There is a saying in the Talmud, "Room can always be found in one's stomach for sweet things," and Passover is no exception.
As with most major holidays, food is at the heart of the eight-day Passover celebration. In fact, the seder meal, celebrated during the first two days of Passover, is designed specifically to commemorate the ancient Israelites' flight from slavery in Egypt. Seder means "order" in Hebrew, and various dishes represent Passover events. Although dessert isn't a symbolic course in the seder, this special meal wouldn't be complete without it.
But seder cooks face challenges when it comes to dessert. In particular, they can't use chametz. Chametz, Hebrew for leavening, refers to grains that can ferment and leaven when mixed with water. According to Jewish law, five grains are forbidden during Passover: wheat, rye, barley, spelt, and oats. Most American Jews also avoid corn and rice during Passover. This means desserts must be made without flour.
Observant Jews follow certain dietary laws throughout Passover week. This includes avoiding chametz and eating matzo, the flat bread their forebears ate as they fled Egypt. In addition, Jews who keep kosher year-round do not eat meat and dairy at the same meal. That means no ice cream for dessert after a meal of roast chicken, for example. Since seder meals are predominantly meat-oriented, desserts need to be dairy-free―no milk or butter (though cooks can substitute kosher-for-Passover margarine).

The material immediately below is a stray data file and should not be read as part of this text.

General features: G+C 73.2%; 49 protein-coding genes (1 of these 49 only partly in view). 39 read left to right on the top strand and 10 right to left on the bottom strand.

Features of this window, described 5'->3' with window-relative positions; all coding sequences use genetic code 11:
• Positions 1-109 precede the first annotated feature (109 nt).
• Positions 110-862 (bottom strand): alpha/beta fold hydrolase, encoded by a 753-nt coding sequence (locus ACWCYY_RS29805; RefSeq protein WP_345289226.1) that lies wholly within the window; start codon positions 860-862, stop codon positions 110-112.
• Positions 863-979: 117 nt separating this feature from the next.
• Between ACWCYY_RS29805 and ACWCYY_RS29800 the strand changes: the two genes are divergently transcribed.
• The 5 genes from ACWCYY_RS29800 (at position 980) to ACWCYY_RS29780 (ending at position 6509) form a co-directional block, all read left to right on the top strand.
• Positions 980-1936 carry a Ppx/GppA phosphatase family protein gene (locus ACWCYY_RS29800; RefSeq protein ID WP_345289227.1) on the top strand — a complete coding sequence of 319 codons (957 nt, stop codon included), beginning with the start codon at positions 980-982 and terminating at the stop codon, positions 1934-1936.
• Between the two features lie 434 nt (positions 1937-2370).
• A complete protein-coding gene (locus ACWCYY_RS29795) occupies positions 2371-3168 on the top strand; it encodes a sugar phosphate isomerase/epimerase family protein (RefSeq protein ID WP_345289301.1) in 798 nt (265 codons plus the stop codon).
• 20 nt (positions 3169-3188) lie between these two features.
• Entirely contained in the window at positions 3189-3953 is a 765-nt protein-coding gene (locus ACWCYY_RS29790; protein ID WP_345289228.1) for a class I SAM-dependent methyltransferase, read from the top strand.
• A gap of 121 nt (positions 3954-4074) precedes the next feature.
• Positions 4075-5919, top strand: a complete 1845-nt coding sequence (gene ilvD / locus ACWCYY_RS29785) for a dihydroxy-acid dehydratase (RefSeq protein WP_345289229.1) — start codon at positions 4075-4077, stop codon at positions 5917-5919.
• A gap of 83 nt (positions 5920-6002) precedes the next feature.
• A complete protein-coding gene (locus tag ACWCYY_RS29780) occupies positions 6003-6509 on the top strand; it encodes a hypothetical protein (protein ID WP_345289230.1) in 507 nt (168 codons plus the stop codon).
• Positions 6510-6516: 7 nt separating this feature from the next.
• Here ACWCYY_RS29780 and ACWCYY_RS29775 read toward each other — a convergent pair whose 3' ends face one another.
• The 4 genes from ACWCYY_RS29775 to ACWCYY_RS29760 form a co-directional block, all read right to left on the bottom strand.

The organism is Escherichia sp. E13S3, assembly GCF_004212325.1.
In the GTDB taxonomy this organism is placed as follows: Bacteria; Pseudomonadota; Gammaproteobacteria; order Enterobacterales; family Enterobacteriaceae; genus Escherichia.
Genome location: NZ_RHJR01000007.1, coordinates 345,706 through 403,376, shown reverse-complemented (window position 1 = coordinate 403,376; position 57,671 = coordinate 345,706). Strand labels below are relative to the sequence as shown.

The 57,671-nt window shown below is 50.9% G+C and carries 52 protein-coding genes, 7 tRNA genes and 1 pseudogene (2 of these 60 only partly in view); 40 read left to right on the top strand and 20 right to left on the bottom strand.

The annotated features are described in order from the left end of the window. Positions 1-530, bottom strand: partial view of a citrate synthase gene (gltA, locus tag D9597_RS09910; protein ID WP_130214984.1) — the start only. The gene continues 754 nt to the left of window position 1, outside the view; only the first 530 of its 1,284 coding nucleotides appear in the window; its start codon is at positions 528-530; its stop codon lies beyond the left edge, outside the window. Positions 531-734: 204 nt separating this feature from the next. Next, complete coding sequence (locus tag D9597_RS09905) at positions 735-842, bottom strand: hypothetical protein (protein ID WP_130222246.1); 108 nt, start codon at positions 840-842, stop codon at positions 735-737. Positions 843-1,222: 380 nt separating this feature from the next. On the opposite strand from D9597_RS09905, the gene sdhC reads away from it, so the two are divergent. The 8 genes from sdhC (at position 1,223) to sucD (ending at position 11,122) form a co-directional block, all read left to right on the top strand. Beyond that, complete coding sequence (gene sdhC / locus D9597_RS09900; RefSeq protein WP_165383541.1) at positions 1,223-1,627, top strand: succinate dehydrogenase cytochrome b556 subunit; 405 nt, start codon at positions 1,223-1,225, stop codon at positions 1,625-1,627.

Culinary challenges like these encourage cooks to make creative use of other ingredients in the Passover pantry. Some recipes call for matzo meal, ground matzo that comes in two forms. (Although matzo is made with wheat flour, it's fine for Passover because it is prepared so quickly that it doesn't have time to ferment and rise.) Regular matzo meal is coarse; it adds appealing texture and stands in for flour in recipes like our crunchy Mandelbrot. Matzo cake meal is finely ground and powdery.
Cooks also rely on eggs, fruit, and nuts to create Passover desserts. Whipped egg whites are used to prepare crunchy meringues and add height to rich cakes such as Chocolate-Orange Cake or Caramelized Pecan-Praline Roulade. Pureed fruit (dates are a traditional favorite) lends exotic sweetness. Nuts can be heavy in calories but contain beneficial fats and add wonderful texture and taste to all manner of desserts. And cooks can use baking soda; although it is a leavening agent, it contains no prohibited grains and is acceptable for Passover.
These five desserts were created to navigate the dietary restrictions of Passover, and we think these treats would be a welcome finale to any meal.
For religious reasons, these recipes use ingredients like egg whites and ground nuts in lieu of flour. Some of these recipes are appropriate for people with celiac disease (CD), who can't tolerate the gluten in wheat flour. Chocolate-Orange Cake, Individual Pavlovas with Honeyed Strawberries, and Fresh Mint Kisses contain no gluten.
These six desserts were created to navigate the dietary restrictions of Passover, and we think these treats would be a welcome finale to any meal.
Lisë Stern is a freelance writer, recipe developer, and the author of How to Keep Kosher: A Comprehensive Guide to Understanding Jewish Dietary Laws.